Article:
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Know the ABCs of vitamins

The start of a new year can be a source of inspiration to get healthy, and for some that means a renewed focus on nutrition. But how much of a good thing is too much when it comes to taking vitamins?

"It is always best to ask your primary provider or pharmacist about the specifics of a vitamin, if you are planning to start one or are having problems from taking it," according to Dr. Scott Benson, a family medicine physician at Mayo Clinic Health System in Cannon Falls.

Dr. Scott BensonIt is easy to exceed the recommended dosage of vitamins when mixing multiple vitamins at once, Benson said. Large doses can cause problems in the body, including weakness, joint pain, headaches and weight loss from too much vitamin A and D. Too much vitamin E can cause excessive bleeding and increase the risk of prostate cancer.

"Because these products are active and potent chemicals, they can interact with each other and with medications," Benson said.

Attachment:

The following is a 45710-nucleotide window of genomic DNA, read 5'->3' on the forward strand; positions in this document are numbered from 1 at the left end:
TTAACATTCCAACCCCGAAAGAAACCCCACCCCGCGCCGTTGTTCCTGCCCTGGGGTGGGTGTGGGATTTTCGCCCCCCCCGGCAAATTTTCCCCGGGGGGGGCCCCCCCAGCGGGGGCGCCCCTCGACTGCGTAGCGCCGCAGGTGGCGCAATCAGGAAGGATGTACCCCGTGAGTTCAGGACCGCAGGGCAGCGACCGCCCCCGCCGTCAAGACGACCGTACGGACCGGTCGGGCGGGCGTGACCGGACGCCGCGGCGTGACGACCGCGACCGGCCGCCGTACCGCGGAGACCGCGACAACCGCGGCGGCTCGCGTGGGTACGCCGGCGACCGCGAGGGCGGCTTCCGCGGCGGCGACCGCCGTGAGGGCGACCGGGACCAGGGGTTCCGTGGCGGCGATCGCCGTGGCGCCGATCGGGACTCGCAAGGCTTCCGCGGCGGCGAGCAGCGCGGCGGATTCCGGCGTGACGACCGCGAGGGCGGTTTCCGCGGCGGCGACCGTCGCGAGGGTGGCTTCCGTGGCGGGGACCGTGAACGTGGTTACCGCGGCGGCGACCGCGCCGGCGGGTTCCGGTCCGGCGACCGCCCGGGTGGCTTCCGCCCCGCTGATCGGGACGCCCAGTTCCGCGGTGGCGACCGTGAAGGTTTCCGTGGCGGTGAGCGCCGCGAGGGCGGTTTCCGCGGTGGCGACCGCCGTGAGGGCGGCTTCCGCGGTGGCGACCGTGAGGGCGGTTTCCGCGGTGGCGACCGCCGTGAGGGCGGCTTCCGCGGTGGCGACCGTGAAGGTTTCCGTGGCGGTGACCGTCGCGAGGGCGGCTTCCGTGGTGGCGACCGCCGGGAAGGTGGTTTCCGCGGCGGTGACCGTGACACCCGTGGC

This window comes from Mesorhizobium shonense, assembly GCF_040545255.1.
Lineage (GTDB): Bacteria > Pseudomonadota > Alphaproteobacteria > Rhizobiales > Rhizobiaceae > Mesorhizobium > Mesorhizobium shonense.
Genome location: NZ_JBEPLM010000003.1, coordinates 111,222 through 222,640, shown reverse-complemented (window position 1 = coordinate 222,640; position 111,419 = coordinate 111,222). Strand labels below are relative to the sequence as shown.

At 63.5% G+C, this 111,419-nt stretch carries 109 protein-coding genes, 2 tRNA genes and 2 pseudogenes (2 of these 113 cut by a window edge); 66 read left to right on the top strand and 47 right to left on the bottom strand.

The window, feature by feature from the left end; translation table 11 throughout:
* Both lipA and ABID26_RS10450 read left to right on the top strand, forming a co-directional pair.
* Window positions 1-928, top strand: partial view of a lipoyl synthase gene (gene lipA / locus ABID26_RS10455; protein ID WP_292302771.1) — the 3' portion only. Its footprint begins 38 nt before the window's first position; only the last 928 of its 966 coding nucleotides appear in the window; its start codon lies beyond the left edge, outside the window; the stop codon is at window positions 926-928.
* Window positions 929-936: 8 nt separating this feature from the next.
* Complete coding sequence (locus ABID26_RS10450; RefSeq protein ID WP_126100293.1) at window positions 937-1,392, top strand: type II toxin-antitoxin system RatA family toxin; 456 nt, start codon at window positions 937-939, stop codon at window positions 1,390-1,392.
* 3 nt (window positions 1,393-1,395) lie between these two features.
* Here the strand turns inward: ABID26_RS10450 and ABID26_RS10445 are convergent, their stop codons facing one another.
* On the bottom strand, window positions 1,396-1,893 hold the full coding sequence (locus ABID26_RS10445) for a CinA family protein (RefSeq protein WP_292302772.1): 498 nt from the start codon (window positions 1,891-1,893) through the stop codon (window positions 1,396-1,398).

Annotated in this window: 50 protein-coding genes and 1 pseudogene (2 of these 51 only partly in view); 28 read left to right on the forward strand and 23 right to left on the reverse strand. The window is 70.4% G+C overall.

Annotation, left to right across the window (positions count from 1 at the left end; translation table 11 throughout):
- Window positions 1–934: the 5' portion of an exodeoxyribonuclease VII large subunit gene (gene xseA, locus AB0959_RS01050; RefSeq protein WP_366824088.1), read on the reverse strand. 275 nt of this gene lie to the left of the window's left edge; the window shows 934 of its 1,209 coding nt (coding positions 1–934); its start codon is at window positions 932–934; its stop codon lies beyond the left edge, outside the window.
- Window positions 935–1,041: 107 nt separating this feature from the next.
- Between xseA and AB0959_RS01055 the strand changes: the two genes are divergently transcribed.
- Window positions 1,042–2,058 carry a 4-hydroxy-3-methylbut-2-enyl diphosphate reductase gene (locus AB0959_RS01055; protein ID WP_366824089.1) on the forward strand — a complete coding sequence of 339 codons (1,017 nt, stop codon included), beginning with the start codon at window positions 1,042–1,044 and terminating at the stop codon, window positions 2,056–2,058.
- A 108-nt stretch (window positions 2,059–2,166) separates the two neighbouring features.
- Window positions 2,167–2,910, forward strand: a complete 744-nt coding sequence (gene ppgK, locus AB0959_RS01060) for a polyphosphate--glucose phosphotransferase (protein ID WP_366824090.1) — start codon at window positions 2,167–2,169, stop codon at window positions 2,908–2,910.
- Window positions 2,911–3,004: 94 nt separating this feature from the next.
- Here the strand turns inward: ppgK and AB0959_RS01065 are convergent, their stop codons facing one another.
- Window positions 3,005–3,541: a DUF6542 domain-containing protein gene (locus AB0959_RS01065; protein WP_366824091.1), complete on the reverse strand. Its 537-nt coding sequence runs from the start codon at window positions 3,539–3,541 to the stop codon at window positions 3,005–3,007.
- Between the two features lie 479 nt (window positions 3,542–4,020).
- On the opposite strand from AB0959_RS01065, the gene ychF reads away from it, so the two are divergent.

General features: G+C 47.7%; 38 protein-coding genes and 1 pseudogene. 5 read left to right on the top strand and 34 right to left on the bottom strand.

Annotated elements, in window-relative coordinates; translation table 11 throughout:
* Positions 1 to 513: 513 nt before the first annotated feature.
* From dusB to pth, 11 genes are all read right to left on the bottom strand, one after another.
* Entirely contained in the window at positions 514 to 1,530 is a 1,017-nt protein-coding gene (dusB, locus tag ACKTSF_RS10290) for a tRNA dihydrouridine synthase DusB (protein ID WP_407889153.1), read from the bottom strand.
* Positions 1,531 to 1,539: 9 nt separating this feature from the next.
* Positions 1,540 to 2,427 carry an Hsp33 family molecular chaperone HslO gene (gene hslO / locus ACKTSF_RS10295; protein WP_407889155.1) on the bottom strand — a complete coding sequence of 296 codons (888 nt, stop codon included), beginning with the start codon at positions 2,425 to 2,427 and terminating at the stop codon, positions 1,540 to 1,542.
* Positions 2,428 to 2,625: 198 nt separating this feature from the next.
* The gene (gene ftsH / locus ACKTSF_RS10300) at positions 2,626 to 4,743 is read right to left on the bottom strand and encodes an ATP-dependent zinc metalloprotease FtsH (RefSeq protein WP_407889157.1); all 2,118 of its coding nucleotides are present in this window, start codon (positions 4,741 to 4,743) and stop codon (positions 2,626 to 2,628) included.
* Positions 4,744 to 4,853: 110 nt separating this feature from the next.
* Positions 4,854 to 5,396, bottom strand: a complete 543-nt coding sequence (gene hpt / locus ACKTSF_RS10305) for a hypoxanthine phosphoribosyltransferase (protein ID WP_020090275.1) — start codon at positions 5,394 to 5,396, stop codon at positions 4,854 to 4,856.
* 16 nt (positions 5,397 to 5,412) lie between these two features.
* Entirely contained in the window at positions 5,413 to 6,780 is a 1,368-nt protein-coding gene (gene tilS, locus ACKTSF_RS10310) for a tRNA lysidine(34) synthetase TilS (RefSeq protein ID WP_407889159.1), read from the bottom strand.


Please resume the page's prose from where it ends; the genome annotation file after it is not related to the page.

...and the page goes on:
Taking too much of one vitamin can get in the way of other vitamins, he said. For example, large doses of Vitamin A can interfere with absorption of vitamin K, while vitamin E can inhibit certain enzymes and negate the effect of vitamin K.

Natural not always safe

Though ingredients in dietary supplements — which can include a variety of vitamins, minerals, amino acids and botanicals — have natural sources, that does not always mean they are safe, according to the National Institutes of Health.

The NIH's Office of Dietary Supplements offers the following safety considerations:

• Speak with a health care provider about dietary supplements, especially before a surgical procedure.

• Never take supplements in place of, or in combination with, medication without a doctor's approval.

• Keep a record of supplements being taken, including product name and dosage.

The NIH also cautions that dietary supplements are regulated differently than prescription and over-the-counter drugs, and do not require Food and Drug Administration approval before they can be marketed.

More information on dietary supplements can be found at ods.od.nih.gov.

Michael Brun

Michael Brun joined RiverTown Multimedia at the Red Wing Republican Eagle in March 2013, covering county government, health and local events.  He is a graduate of the University of Wisconsin-River Falls journalism program.

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